I recently stumbled across a set of major arcana tarot cards by Japanese artist Aya Takano and immediately added them to my collection. Part of the Superflat movement, Takano’s work is done in an intentionally juvenile style, while still addressing the prevalence of sexuality and consumerism in post-war Japan. Takano has been on my radar for a long time, but I had no idea she had released a set of tarot cards until recently. Below are some images of the cards and my thoughts on the deck; a gallery can be found at the bottom of the post.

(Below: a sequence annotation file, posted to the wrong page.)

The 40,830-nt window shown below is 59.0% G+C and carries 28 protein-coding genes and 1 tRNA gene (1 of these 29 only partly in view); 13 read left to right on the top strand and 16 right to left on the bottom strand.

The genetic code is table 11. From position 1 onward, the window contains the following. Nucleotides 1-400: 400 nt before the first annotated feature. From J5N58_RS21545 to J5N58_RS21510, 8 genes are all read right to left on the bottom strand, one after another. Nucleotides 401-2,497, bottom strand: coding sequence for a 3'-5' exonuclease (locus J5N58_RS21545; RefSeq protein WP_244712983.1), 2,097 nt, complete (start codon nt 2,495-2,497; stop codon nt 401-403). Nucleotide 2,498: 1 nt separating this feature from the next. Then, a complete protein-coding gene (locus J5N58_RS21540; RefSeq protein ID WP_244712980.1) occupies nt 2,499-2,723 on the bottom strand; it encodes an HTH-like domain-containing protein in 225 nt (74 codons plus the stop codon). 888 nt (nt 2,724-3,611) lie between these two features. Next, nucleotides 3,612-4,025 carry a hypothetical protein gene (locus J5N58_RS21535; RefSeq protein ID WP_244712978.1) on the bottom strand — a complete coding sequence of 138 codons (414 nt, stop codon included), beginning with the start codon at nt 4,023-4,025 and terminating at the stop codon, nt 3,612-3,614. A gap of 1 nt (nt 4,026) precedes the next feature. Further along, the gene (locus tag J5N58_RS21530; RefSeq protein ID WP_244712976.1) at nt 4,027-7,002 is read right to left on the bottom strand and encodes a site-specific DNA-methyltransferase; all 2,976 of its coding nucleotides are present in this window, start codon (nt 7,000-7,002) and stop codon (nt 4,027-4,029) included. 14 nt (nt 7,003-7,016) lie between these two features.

Above, clockwise from left is The Fool, the card back, Fortune, The Hanged Man, and The Magician. Takano uses reddened joints that appear as sunburns to indicate that the figure is still growing. Her subjects are usually nude or only partially clothed, which creates an intentional juxtaposition of innocence and sexuality. The back of the cards are bright pink and feature flowers, peacocks, rabbits, planets, and what appear to be eggs. All of these make me think of Hera, but I am sure I’m just reading way too much into the card back.